Students from Turkey use mobile devices while attending the finals of the Infomatrix 2015 international computer science and robotics competition in Bucharest, Romania, May 15, 2015. Students from 20 countries compete in the finals of the robotics, hardware control, programming and computer art sections.
Photo Credit: Vadim Ghirda

Computer science not yet available to elementary students in Canada

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Computer science, or coding, is the literacy of the future .And it is very lucrative in the present. Current graduates of university programs are generally being hired into well-paying, interesting jobs.

“I think it’s important that the kids learn about these opportunities earlier”

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British children mapping out concepts of coding in a school yard

Several countries are realizing the importance of increased computer literacy and making the classes more widely available, and even compulsory. Britain has now included it as a core subject from kindergarten on through to secondary school. In Canada, however, it is only available in some high schools, and generally as an elective, leaving the majority of students passing it over. It is still assumed to be the realm of the geeks.

Professor Wendy Powley, of Queen’s University, in Kingston, Ontario, says there has been an increase in the enrollment in the university courses, but she credits this to American media spotlighting the need for workers and the all many positions available. She says she is also seeing an increase in commerce students who realize a combination of business and computer science is a winning one.

Despite these gains, Canada is not actively developing its future workforce, by ignoring the need and the value of computer coding classes to increase computer literacy and comfort. When everyone has a better understanding of the functions, contributions and suggestions can be incorporated to improve the product or end result

“Every single job that our youth are going to have in their future is going to involve computers in some way”

“We’re not trying to say that everybody needs to become a computer scientist, or not everybody needs to know how to code, it’s really that we need to be introducing these concepts really early because a) they’re beneficial across the board, the concepts that you learn here are beneficial to everything that the kids do in their education system, but we have computers everywhere, and every single job that our youth are going to have in their future is going to involve computers in some way, and so they should understand at least a little bit about how the computers work, what they can do, what they’re capable of doing, and how they could perhaps perform their jobs better by using these tools.”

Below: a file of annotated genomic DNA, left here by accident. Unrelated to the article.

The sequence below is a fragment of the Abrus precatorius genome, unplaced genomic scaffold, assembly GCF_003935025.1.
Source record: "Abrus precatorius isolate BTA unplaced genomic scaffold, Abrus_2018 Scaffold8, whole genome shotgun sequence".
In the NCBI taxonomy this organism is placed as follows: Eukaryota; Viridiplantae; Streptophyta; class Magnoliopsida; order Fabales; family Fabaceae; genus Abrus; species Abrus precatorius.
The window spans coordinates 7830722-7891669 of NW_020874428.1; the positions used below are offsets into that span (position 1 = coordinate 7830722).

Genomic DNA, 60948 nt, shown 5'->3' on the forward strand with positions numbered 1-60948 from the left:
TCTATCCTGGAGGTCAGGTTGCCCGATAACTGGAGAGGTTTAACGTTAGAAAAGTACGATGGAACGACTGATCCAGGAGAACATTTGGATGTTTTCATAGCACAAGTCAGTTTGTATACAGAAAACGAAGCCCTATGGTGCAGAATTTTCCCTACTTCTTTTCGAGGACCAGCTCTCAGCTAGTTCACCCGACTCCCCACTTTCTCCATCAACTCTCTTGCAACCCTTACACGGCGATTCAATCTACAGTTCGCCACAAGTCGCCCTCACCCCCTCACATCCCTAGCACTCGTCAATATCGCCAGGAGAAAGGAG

Wendy Powley applauds the British model. “I think it’s important that the kids learn about these opportunities earlier”. The other benefit to introducing the basics of computer coding to children when they’re young, is that it is before the gender specific impressions take hold and it gives girls the opportunity to realize that they may indeed like the subject, and that they’re good at it.

Wendy Powley says the gender imbalance in the major companies is being identified “a lot of the big tech companies like Twitter and Facebook and Google released their stats on how many women were working at their companies and it was appalling.” At a paltry 17 per cent there is huge room for improvement.

“I think we’re going to be lagging behind all of the other nations in this area”

Another of Wendy Powley’s concerns is the elimination of computer science as a teachable subject in faculties of education. At present the subject is only available in one out of three high schools in the province of Ontario. Now in a time of growing austerity, the thinking is that with a perceived lack of interest the need for the subject is no longer there.  Powley says it’s a bit of a chicken and egg syndrome.

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Posted in Economy, Education, International, Science and Technology, Society, Work & Labour

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